Functional Plant Biology Functional Plant Biology Society
Plant function and evolutionary biology

Anthocyanins in leaves: light attenuators or antioxidants?

Samuel O. Neill and Kevin S. Gould

Functional Plant Biology 30(8) 865 - 873
Published: 22 August 2003


Anthocyanins have the potential to mitigate photooxidative injury in leaves, both by shielding chloroplasts from excess high-energy quanta, and by scavenging reactive oxygen species. To distinguish between the impacts of these two putative mechanisms, superoxide (O2) concentration and chlorophyll oxidation were measured for Lactuca sativa L. chloroplast suspensions under various light and antioxidant-supplemented environments. A red cellulose filter, the optical properties of which approximated that of anthocyanin, effected a 33% decline in rate of O2 generation and 37% reduction in chlorophyll bleaching, when used to shield irradiated chloroplasts. Colourless and blue tautomers of cyanidin 3-(6-malonyl)glucoside at pH 7 removed up to 17% of O2 generated by chloroplasts, indicating that cytosolic anthocyanins can serve as effective antioxidants. Red tautomers, typical of vacuolar anthocyanins, also showed strong reducing potentials as indicated by cyclic voltammetry. These potentials declined by 40% after 15 min exposure to O2. Maximum quantum efficiencies of photosynthesis were similar for red and green portions of intact L. sativa leaves, but the red regions were less photoinhibited, and recovered more extensively after exposures to strong light. Anthocyanins evidently offer effective and versatile protection to leaves without significantly compromising photosynthesis.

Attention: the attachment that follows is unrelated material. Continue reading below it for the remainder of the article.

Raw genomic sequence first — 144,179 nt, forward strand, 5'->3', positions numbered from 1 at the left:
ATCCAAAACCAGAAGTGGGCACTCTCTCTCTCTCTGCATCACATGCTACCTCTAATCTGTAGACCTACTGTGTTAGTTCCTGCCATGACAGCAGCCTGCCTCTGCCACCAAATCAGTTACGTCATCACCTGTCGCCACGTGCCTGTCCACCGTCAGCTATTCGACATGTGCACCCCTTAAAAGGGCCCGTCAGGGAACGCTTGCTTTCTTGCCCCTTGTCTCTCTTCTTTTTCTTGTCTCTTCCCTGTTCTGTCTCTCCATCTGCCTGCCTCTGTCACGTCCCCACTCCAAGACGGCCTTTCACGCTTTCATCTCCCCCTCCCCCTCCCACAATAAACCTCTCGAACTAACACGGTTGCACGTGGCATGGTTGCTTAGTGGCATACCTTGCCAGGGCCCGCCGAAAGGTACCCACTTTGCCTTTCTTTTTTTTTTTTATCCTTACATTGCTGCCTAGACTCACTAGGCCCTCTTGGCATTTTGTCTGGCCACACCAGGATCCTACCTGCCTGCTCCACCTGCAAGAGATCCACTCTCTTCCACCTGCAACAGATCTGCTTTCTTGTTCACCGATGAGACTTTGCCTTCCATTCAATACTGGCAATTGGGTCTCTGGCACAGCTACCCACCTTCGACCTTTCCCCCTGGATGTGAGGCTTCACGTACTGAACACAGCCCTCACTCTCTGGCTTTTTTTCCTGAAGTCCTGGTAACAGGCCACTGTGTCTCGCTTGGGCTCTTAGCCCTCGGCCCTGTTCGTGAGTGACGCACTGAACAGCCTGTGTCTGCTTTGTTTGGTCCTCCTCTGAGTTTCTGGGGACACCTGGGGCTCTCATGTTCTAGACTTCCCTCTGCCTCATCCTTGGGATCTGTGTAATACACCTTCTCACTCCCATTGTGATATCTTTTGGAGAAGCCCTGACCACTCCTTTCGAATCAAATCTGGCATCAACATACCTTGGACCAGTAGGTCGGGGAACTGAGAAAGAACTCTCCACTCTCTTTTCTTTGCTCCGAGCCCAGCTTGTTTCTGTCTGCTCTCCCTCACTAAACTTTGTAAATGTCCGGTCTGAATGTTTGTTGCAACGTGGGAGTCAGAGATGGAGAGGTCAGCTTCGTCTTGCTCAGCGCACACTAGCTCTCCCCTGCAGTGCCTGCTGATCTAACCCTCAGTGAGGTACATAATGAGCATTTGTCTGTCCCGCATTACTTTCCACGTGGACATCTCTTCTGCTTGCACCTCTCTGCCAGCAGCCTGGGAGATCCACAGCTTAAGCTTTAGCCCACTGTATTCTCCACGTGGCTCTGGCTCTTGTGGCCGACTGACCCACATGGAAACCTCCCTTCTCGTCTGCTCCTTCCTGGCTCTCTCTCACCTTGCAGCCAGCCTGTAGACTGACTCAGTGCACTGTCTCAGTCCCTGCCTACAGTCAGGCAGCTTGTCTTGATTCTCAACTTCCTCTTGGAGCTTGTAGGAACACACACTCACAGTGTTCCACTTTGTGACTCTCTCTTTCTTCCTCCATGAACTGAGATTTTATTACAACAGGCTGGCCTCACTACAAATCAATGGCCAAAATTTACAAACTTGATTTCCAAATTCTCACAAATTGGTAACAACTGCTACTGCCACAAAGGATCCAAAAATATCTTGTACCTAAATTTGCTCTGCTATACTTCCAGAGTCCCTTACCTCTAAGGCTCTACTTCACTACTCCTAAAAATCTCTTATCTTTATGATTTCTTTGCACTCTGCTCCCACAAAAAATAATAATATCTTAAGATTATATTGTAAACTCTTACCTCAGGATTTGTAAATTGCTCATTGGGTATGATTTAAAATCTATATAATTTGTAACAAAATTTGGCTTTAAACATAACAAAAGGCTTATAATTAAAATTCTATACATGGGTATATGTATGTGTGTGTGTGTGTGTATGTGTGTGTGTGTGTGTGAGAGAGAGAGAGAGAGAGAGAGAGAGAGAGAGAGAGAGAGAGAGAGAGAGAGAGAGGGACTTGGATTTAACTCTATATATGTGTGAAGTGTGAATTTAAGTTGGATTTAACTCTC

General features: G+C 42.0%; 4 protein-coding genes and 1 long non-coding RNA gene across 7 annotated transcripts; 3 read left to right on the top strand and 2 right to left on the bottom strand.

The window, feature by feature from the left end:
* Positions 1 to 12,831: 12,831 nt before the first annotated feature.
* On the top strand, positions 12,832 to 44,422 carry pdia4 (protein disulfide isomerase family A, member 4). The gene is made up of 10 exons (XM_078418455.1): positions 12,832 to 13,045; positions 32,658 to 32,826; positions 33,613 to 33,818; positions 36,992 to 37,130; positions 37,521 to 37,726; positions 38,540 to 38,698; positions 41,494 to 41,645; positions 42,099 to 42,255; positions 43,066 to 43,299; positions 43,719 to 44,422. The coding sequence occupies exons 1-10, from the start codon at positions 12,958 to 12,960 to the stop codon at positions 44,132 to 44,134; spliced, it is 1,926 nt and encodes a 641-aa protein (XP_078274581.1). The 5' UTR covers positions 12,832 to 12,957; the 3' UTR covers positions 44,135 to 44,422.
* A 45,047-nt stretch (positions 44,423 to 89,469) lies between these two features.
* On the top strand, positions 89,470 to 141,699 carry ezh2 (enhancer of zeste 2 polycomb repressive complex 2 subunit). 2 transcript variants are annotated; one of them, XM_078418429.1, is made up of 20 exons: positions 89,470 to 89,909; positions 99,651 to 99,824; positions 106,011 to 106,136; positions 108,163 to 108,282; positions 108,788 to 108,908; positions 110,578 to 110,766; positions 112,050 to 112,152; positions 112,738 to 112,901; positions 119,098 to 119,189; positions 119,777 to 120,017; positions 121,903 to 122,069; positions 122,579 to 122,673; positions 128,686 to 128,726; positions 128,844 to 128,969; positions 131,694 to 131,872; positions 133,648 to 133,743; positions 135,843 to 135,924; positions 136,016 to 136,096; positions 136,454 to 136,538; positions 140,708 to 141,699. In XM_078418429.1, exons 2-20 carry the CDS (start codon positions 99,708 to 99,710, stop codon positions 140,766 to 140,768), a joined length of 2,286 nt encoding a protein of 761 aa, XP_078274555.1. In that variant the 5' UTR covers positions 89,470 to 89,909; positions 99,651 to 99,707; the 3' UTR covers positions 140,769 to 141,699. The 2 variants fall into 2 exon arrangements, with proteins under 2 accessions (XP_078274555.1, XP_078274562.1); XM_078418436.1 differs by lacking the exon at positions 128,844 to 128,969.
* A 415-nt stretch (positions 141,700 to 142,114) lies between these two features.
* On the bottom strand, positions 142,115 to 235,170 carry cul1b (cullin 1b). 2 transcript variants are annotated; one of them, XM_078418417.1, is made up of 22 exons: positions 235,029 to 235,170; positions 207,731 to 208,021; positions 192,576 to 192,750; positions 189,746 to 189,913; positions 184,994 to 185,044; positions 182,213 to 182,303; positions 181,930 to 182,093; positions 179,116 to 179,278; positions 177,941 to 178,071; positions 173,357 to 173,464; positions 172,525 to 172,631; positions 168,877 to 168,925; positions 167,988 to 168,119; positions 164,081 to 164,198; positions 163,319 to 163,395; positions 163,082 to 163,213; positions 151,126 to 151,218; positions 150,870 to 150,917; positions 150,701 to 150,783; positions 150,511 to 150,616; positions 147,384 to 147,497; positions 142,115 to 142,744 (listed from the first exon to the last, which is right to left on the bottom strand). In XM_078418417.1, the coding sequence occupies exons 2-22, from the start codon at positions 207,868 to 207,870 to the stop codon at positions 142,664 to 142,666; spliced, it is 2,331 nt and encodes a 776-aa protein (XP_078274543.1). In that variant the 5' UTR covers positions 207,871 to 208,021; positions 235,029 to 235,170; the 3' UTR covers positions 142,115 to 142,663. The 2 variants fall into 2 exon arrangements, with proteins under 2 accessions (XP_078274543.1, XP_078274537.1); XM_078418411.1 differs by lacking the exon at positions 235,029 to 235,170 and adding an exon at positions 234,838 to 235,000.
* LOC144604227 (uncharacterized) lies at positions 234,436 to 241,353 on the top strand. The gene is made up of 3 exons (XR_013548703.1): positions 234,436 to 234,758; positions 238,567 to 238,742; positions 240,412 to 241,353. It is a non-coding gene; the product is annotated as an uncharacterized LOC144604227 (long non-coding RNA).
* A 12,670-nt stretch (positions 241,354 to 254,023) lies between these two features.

Keywords: anthocyanin, antioxidant, Lactuca sativa, photoinhibition, photooxidative stress, reactive oxygen species.

© CSIRO 2003

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